Miss Manners does not pretend that this evens things out. But time will.
Q. Please comment on the "call waiting" service available for residential telephones. I find it very irritating to be interrupted by "call waiting" and to have the person I'm talking with switch to the waiting call.
A. It is perhaps part of the general optimism of the human race that most people cherish the notion that the next telephone call is bound to be more rewarding than the present one, or the next person at a cocktail party more interesting than the one to whom one is talking.
Or perhaps it is just part of the general rudeness of the same people, to whom dropping a live visitor or customer in favor of one who appears on the telephone has become commonplace.
In either case, Miss Manners shares your resentment. She would curse the whole abominable invention, if not for the certainty that people would deluge her with instances of emergencies in which the ability to break through to a busy line has saved orphaned widows from certain death.
The answer is that it should be used only for emergencies. If one asks one's caller to "hold" to take the other line, and the second caller does not say, "Your house is on fire!" then one must tell the second caller firmly that one will call him back later, and get back to the first call.
As the victim of this, you have Miss Manners' permission to hang up if the person to whom you were speaking does not get back to you in the time this would take. You would not be rude to do so--you would be recognizing that a state of emergency must exist, and would be freeing that line for him to call the fire department.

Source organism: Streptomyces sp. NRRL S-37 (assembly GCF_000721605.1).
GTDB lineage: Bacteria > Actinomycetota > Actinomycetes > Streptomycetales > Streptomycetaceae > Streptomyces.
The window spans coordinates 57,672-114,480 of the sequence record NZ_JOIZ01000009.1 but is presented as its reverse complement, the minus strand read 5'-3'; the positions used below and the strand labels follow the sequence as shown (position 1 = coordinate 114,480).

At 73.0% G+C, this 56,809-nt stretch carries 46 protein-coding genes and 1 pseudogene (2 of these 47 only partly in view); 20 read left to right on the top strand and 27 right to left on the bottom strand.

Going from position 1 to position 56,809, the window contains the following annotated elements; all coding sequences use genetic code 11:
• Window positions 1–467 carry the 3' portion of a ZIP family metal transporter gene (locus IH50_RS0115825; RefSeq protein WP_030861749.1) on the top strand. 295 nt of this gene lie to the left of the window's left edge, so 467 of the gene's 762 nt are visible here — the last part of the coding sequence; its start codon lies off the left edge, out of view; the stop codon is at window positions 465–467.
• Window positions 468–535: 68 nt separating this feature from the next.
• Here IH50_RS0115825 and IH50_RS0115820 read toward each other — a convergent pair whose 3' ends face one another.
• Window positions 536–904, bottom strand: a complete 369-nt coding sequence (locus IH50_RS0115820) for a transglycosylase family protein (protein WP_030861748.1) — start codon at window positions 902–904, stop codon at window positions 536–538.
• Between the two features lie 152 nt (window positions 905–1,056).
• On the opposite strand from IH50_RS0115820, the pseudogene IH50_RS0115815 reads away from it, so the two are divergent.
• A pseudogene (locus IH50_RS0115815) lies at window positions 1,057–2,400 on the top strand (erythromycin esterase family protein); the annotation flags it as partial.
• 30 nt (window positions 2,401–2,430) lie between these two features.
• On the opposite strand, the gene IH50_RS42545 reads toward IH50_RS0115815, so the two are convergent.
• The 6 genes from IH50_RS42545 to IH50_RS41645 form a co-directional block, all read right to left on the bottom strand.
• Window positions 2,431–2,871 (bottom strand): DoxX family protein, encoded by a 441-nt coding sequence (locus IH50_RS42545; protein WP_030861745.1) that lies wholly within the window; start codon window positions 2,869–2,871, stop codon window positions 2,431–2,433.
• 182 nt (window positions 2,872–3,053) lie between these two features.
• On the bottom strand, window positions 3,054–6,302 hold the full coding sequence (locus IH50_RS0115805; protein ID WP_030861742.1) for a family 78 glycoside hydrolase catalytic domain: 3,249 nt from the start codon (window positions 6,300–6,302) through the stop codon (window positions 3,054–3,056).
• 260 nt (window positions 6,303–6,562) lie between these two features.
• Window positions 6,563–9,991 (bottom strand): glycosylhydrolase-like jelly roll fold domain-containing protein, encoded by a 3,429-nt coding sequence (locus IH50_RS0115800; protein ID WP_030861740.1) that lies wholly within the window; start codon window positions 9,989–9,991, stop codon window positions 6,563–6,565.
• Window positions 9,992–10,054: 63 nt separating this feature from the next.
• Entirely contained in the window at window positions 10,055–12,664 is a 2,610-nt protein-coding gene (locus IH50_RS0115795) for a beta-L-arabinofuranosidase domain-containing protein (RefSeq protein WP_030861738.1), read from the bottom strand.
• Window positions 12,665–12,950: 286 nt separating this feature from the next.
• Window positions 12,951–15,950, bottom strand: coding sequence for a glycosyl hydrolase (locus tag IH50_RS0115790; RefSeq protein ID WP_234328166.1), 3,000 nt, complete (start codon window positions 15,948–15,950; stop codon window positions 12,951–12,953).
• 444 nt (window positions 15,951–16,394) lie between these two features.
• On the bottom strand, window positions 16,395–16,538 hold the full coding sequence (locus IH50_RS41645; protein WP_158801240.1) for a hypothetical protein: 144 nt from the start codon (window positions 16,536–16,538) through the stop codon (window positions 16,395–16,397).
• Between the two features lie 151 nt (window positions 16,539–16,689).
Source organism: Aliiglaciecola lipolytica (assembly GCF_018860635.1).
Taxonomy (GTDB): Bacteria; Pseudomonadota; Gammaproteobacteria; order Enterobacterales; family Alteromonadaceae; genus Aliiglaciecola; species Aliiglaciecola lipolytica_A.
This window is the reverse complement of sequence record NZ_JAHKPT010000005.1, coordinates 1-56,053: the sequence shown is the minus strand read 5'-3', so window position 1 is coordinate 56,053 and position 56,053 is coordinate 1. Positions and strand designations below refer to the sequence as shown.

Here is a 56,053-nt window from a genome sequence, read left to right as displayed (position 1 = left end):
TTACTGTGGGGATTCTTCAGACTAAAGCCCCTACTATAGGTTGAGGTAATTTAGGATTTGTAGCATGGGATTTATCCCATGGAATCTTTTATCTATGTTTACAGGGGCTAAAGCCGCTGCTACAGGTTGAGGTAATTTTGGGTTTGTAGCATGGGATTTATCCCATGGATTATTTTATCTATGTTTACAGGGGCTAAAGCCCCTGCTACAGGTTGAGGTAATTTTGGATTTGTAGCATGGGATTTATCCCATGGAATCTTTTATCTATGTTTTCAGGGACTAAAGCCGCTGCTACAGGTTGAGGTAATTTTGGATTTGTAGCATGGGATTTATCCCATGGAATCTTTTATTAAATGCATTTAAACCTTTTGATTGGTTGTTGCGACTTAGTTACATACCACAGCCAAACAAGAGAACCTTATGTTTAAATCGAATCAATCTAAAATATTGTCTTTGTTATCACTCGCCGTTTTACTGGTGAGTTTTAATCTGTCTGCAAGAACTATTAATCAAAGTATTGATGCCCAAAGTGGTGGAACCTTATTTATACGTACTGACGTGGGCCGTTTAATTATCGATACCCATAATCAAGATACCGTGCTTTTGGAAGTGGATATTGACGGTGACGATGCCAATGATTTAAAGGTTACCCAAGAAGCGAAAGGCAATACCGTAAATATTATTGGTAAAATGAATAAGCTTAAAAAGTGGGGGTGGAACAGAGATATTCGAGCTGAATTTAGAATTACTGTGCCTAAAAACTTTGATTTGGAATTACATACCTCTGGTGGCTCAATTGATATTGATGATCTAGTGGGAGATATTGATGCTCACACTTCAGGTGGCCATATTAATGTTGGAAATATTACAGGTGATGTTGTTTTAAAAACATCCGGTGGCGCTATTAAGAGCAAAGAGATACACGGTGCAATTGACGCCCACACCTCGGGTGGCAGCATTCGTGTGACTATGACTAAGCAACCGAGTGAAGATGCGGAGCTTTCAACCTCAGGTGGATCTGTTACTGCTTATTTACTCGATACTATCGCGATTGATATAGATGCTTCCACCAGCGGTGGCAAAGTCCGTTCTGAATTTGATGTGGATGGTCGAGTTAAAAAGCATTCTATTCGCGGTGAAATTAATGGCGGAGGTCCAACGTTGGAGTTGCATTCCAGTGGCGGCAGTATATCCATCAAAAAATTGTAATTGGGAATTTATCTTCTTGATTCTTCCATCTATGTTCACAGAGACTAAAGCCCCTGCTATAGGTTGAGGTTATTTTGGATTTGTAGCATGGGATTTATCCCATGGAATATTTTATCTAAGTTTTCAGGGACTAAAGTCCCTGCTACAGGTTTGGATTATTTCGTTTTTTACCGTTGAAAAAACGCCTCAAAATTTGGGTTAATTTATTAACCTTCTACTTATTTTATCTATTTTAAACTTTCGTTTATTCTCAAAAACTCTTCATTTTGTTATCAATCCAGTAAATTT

Q. Last week a friend and I went to a ladies' lunch and style show. We had no idea what the menu would be, but there were two teaspoons, a knife and two forks at each place. Not salad forks, but dinner forks.
Therefore, when the first course was a fruit cup--fresh fruit served in a very small glass dish on a saucer--we picked up one of the spoons and started eating. But looking around the table, we saw everyone else eating with one of the dinner forks. Checking the other tables, we saw it about evenly split between spoons and forks.
Which is correct, considering our choice of a dinner fork or a teaspoon, and that we did not know what the other courses would be?
A. You do not give Miss Manners a wide enough choice when you empower her with the privilege of bestowing blame. The party at fault here is the one who set the table and planned the menu. The rest of you may all be excused for making the best of a bad bargain.
Fruit cup is not, properly speaking, a first course. It is a dessert. This will come as a shock to all managers of hotel banquet rooms; as a matter of fact, if Miss Manners weren't such a stickler for form, she would admit to preferring cut-up raw fruit, to begin a meal in such a place, to lukewarm soup. Being a dessert, it is properly eaten with a dessert spoon and fork, not a teaspoon or a dinner fork.